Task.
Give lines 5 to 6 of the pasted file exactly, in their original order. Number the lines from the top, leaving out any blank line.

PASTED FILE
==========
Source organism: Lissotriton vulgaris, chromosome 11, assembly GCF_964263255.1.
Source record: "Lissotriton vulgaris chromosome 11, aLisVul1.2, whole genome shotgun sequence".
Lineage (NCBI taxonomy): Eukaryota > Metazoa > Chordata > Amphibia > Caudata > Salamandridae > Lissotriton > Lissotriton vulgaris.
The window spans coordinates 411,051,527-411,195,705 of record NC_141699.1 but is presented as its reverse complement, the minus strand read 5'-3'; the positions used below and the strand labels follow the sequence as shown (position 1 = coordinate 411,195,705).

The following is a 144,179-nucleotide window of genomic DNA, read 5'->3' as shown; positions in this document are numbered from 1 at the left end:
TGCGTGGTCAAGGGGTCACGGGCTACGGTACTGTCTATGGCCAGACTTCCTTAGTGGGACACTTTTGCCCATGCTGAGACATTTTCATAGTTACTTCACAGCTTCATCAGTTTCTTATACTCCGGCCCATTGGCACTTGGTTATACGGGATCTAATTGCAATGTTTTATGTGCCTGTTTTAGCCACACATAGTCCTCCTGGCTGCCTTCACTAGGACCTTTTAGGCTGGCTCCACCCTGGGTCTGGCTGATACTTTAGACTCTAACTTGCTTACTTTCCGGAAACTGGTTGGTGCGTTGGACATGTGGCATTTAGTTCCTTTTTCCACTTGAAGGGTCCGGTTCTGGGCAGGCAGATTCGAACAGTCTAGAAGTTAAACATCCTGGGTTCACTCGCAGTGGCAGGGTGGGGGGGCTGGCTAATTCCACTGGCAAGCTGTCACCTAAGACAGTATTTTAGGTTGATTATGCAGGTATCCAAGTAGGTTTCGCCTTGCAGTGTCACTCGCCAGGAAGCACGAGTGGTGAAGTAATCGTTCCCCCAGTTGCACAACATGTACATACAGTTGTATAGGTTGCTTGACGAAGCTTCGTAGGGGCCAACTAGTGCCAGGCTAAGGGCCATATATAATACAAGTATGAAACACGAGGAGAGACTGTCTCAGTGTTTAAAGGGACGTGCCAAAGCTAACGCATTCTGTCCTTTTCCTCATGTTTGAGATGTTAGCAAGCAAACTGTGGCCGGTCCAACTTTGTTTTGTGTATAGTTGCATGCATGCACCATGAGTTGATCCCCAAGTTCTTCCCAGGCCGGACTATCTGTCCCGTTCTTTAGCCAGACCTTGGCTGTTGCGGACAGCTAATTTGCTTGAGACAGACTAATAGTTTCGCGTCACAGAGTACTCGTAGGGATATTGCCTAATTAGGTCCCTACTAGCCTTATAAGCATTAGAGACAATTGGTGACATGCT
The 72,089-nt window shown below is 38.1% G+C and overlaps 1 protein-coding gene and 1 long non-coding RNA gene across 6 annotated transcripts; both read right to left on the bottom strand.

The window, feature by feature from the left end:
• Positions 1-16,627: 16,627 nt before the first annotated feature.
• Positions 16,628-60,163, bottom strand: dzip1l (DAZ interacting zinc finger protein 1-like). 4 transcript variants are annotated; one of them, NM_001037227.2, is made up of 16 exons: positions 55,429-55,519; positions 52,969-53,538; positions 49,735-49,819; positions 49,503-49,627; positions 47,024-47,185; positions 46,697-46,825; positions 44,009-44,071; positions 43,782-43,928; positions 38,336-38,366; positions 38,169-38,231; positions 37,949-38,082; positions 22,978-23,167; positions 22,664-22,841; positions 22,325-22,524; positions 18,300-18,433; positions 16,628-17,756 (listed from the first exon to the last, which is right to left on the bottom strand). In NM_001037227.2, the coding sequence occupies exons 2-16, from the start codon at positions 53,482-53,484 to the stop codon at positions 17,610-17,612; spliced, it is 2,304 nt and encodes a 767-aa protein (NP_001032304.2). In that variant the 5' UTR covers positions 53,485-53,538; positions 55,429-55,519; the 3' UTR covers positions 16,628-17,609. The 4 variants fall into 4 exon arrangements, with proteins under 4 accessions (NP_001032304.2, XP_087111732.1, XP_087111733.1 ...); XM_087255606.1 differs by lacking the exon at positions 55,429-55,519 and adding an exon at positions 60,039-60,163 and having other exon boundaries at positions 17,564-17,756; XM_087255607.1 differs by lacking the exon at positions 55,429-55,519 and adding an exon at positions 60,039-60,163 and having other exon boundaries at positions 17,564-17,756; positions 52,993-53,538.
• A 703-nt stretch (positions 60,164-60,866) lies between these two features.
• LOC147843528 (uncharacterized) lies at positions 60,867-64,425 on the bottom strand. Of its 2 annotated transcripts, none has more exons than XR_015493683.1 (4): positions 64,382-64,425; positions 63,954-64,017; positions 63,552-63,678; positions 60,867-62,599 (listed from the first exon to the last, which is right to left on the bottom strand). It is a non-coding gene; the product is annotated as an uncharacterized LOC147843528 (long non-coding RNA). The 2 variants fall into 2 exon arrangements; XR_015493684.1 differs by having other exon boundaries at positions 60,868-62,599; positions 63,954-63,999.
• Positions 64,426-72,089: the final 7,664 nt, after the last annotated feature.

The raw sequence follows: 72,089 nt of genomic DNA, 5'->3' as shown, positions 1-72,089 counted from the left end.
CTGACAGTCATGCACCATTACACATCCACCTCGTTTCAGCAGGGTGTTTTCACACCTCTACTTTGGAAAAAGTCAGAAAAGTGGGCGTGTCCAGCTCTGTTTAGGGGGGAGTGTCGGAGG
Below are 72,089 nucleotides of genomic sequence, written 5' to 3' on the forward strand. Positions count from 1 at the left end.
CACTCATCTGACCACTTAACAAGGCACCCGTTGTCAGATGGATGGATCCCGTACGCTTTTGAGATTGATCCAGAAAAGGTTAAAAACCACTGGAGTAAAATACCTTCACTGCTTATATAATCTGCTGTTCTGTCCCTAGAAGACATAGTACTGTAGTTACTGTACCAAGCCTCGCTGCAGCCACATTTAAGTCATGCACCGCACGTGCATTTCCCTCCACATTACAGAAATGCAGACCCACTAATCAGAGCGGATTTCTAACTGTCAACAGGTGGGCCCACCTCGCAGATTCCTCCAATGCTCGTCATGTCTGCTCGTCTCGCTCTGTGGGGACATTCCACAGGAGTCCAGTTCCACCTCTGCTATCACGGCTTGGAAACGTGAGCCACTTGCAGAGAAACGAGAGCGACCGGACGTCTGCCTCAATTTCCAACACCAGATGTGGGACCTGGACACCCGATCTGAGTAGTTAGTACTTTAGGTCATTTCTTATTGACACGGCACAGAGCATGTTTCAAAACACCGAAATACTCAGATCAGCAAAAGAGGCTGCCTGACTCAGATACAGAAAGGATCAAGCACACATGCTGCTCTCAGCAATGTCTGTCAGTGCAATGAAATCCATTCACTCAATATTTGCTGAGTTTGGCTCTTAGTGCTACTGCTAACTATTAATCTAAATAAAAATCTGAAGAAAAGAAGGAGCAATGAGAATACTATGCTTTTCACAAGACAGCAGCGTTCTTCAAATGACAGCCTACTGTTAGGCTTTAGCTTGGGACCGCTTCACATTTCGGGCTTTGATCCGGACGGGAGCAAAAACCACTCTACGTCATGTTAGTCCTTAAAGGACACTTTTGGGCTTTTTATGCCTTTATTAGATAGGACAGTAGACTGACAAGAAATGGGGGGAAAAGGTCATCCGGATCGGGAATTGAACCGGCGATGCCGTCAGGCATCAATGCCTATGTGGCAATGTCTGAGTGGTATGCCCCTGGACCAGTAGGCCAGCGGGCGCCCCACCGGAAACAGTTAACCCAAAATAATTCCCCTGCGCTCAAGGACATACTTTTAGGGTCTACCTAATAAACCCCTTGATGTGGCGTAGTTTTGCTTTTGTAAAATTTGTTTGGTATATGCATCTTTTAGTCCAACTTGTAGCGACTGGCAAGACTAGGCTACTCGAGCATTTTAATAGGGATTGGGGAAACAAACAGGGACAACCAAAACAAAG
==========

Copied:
The following is a 144,179-nucleotide window of genomic DNA, read 5'->3' as shown; positions in this document are numbered from 1 at the left end:
TGCGTGGTCAAGGGGTCACGGGCTACGGTACTGTCTATGGCCAGACTTCCTTAGTGGGACACTTTTGCCCATGCTGAGACATTTTCATAGTTACTTCACAGCTTCATCAGTTTCTTATACTCCGGCCCATTGGCACTTGGTTATACGGGATCTAATTGCAATGTTTTATGTGCCTGTTTTAGCCACACATAGTCCTCCTGGCTGCCTTCACTAGGACCTTTTAGGCTGGCTCCACCCTGGGTCTGGCTGATACTTTAGACTCTAACTTGCTTACTTTCCGGAAACTGGTTGGTGCGTTGGACATGTGGCATTTAGTTCCTTTTTCCACTTGAAGGGTCCGGTTCTGGGCAGGCAGATTCGAACAGTCTAGAAGTTAAACATCCTGGGTTCACTCGCAGTGGCAGGGTGGGGGGGCTGGCTAATTCCACTGGCAAGCTGTCACCTAAGACAGTATTTTAGGTTGATTATGCAGGTATCCAAGTAGGTTTCGCCTTGCAGTGTCACTCGCCAGGAAGCACGAGTGGTGAAGTAATCGTTCCCCCAGTTGCACAACATGTACATACAGTTGTATAGGTTGCTTGACGAAGCTTCGTAGGGGCCAACTAGTGCCAGGCTAAGGGCCATATATAATACAAGTATGAAACACGAGGAGAGACTGTCTCAGTGTTTAAAGGGACGTGCCAAAGCTAACGCATTCTGTCCTTTTCCTCATGTTTGAGATGTTAGCAAGCAAACTGTGGCCGGTCCAACTTTGTTTTGTGTATAGTTGCATGCATGCACCATGAGTTGATCCCCAAGTTCTTCCCAGGCCGGACTATCTGTCCCGTTCTTTAGCCAGACCTTGGCTGTTGCGGACAGCTAATTTGCTTGAGACAGACTAATAGTTTCGCGTCACAGAGTACTCGTAGGGATATTGCCTAATTAGGTCCCTACTAGCCTTATAAGCATTAGAGACAATTGGTGACATGCT